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Re: CVS is the `released version'

From: David Kastrup
Subject: Re: CVS is the `released version'
Date: Mon, 21 May 2007 15:51:02 +0200
User-agent: Gnus/5.11 (Gnus v5.11) Emacs/23.0.51 (gnu/linux)

Richard Stallman <address@hidden> writes:

>     Please take a look at how the XEmacs package system works.  It
>     has a central repository.  It tends to distribute outdated or
>     non-working code because the people maintaining the central
>     server tend to be not the same creating the packages.
> You previously explained that this is because making the XEmacs
> package requires doing substantial work on the code.  We are moving
> to reduce to zero the amount of "packaging" required.  All that
> would be necessary is to install the new version in the standard
> repository.  Since this is easy, people would do it often.

If they have access and are interested in doing it.  One of the
package-centric projects I am involved with is TeX.  There is a server
CTAN (comprehensive TeX archive network) which takes contributions in
whatever form people want to make.  There is no really standardized
package format.  A distribution, TeXlive, is usually made yearly, and
it takes a bunch of volunteers to check stuff from CTAN into TeXlive,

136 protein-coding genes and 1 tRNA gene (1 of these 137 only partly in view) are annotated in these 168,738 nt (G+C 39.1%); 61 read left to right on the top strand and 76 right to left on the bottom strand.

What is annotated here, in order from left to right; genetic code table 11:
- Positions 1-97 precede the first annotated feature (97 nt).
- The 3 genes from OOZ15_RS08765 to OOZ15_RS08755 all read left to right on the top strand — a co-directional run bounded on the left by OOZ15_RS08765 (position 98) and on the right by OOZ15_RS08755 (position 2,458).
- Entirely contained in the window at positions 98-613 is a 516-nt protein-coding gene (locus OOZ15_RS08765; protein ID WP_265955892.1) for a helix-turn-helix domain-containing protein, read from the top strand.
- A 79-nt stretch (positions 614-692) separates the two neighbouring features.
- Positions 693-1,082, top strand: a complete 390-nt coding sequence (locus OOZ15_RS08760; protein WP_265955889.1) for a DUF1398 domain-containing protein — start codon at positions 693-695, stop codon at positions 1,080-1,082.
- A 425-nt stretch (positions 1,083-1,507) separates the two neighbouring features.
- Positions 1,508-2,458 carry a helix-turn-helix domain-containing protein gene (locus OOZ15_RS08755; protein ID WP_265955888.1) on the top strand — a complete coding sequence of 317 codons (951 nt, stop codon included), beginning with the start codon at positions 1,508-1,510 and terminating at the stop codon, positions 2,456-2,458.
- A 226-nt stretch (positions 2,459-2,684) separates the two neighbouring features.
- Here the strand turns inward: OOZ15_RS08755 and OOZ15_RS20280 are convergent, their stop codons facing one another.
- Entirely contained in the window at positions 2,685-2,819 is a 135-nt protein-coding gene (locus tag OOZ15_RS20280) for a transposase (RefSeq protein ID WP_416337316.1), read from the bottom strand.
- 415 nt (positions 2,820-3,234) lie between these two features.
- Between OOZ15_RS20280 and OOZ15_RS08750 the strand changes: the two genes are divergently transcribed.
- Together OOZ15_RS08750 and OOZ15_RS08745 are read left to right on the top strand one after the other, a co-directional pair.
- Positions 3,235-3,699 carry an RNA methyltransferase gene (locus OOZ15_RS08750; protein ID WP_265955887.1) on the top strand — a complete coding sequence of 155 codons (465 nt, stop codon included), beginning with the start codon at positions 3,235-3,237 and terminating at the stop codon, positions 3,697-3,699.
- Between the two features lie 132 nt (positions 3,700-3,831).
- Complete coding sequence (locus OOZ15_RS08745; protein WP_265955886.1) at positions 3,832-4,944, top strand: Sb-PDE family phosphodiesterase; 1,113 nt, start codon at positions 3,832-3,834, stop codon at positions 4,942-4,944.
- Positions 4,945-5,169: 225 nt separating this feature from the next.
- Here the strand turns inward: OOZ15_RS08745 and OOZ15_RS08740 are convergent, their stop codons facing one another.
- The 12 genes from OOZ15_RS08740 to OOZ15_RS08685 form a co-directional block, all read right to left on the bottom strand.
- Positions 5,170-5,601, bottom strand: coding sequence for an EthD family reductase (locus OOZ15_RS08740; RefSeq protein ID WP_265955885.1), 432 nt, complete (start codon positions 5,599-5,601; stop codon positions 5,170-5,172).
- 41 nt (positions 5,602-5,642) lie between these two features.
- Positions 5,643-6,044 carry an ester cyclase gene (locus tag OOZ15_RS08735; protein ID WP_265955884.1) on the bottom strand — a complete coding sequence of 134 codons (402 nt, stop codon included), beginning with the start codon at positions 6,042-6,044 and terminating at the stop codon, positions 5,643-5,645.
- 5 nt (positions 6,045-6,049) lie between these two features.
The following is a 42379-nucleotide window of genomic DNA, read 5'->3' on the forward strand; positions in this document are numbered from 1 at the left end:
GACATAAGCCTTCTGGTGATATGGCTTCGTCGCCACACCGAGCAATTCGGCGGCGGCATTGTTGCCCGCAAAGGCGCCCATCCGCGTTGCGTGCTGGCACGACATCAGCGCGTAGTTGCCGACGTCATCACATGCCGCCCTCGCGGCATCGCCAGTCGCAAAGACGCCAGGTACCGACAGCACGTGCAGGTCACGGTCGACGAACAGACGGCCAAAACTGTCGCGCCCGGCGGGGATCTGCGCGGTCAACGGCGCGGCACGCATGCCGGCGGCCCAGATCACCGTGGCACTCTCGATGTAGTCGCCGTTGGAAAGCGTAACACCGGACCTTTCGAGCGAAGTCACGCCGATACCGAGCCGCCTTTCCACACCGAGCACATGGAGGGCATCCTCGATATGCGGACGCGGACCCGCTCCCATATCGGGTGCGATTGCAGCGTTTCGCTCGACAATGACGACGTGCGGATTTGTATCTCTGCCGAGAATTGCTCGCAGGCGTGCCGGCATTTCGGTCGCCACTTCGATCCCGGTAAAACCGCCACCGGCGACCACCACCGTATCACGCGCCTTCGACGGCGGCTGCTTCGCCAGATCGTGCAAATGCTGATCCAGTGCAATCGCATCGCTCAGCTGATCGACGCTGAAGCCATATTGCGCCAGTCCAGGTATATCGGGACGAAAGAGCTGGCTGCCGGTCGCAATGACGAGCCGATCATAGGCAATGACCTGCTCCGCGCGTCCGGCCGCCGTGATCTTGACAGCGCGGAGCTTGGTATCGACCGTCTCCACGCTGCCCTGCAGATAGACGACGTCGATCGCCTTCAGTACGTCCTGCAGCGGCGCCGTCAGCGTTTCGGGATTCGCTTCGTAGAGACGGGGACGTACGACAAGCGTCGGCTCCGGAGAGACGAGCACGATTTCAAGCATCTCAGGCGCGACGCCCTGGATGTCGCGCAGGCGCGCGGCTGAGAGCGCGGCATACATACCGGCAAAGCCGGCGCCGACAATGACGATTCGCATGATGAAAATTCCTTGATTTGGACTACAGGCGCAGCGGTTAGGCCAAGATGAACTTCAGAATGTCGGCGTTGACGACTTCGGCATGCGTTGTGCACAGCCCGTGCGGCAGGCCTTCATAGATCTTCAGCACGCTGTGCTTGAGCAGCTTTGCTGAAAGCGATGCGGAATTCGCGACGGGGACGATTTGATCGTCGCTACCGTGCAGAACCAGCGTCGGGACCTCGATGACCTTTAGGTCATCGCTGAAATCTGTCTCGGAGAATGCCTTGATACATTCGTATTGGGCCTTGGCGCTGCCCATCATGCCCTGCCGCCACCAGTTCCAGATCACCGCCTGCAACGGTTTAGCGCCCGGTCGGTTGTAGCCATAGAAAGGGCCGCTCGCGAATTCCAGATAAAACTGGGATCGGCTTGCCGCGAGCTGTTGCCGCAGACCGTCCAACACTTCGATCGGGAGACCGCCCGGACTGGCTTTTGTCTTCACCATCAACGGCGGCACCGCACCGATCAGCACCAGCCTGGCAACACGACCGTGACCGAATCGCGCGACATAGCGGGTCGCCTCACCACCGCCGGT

update the TPM (TeX package manager files, XML files which basically
say what goes where in the installed tree) and integrate stuff.

CTAN basically places no burden on the submitter at all concerning the
structuring of the package, and licensing (there is a non-free
hierarchy for stuff that can't be redistributed and changed freely) or
copyrights.  Even though contributing to it is basically hassle-free,
it is probably "only" 90% of all interesting packages that are there,
and reasonably up to date.  TeXlive also manages to be mostly up to
date (apart from some oversights).  Contributors are usually asked to
suggest proper installation points in the CTAN hierarchy, as well as
in a running TeX system.

> We could even let the maintainers of the package itself do so.

If we provide Emacs commands that produce a package _and_ can install
into an Emacs CVS work copy (probably generating appropriate ChangeLog
entries semi-automatically) _and_ can install into local directories
for a running Emacs, all from the same package source tree, we
basically are at a point where contributing to Emacs CVS is a
zero-pain procedure once one finished testing and installing locally.
If those commands don't do much more than a recursive copy, so much
the better: it would mean that one could convert one form into a
different one easily, not requiring starting from a "canonical" source

I would guess that such a system would tend to get us more rather than
fewer contributions.

David Kastrup

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